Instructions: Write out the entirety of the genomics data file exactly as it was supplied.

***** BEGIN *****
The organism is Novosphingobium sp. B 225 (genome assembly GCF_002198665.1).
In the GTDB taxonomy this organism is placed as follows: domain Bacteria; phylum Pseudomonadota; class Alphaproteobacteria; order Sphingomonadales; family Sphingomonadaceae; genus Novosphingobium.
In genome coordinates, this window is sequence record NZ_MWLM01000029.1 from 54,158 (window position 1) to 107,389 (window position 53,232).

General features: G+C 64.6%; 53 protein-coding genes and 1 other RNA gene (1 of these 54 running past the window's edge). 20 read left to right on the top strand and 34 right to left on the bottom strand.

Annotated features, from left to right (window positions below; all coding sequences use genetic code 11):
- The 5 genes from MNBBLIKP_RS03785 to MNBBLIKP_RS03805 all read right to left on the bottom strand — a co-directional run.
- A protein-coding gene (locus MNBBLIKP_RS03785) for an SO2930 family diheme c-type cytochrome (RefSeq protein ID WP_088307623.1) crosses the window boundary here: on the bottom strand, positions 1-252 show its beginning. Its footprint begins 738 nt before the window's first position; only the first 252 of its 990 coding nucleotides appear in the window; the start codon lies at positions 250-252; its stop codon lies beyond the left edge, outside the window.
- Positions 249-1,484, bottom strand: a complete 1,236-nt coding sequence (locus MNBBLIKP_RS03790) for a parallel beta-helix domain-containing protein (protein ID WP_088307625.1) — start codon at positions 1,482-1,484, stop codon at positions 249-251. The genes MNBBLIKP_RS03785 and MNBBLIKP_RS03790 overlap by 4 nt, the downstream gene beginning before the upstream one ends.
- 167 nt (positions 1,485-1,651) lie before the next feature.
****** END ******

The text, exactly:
The organism is Novosphingobium sp. B 225 (genome assembly GCF_002198665.1).
In the GTDB taxonomy this organism is placed as follows: domain Bacteria; phylum Pseudomonadota; class Alphaproteobacteria; order Sphingomonadales; family Sphingomonadaceae; genus Novosphingobium.
In genome coordinates, this window is sequence record NZ_MWLM01000029.1 from 54,158 (window position 1) to 107,389 (window position 53,232).

General features: G+C 64.6%; 53 protein-coding genes and 1 other RNA gene (1 of these 54 running past the window's edge). 20 read left to right on the top strand and 34 right to left on the bottom strand.

Annotated features, from left to right (window positions below; all coding sequences use genetic code 11):
- The 5 genes from MNBBLIKP_RS03785 to MNBBLIKP_RS03805 all read right to left on the bottom strand — a co-directional run.
- A protein-coding gene (locus MNBBLIKP_RS03785) for an SO2930 family diheme c-type cytochrome (RefSeq protein ID WP_088307623.1) crosses the window boundary here: on the bottom strand, positions 1-252 show its beginning. Its footprint begins 738 nt before the window's first position; only the first 252 of its 990 coding nucleotides appear in the window; the start codon lies at positions 250-252; its stop codon lies beyond the left edge, outside the window.
- Positions 249-1,484, bottom strand: a complete 1,236-nt coding sequence (locus MNBBLIKP_RS03790) for a parallel beta-helix domain-containing protein (protein ID WP_088307625.1) — start codon at positions 1,482-1,484, stop codon at positions 249-251. The genes MNBBLIKP_RS03785 and MNBBLIKP_RS03790 overlap by 4 nt, the downstream gene beginning before the upstream one ends.
- 167 nt (positions 1,485-1,651) lie before the next feature.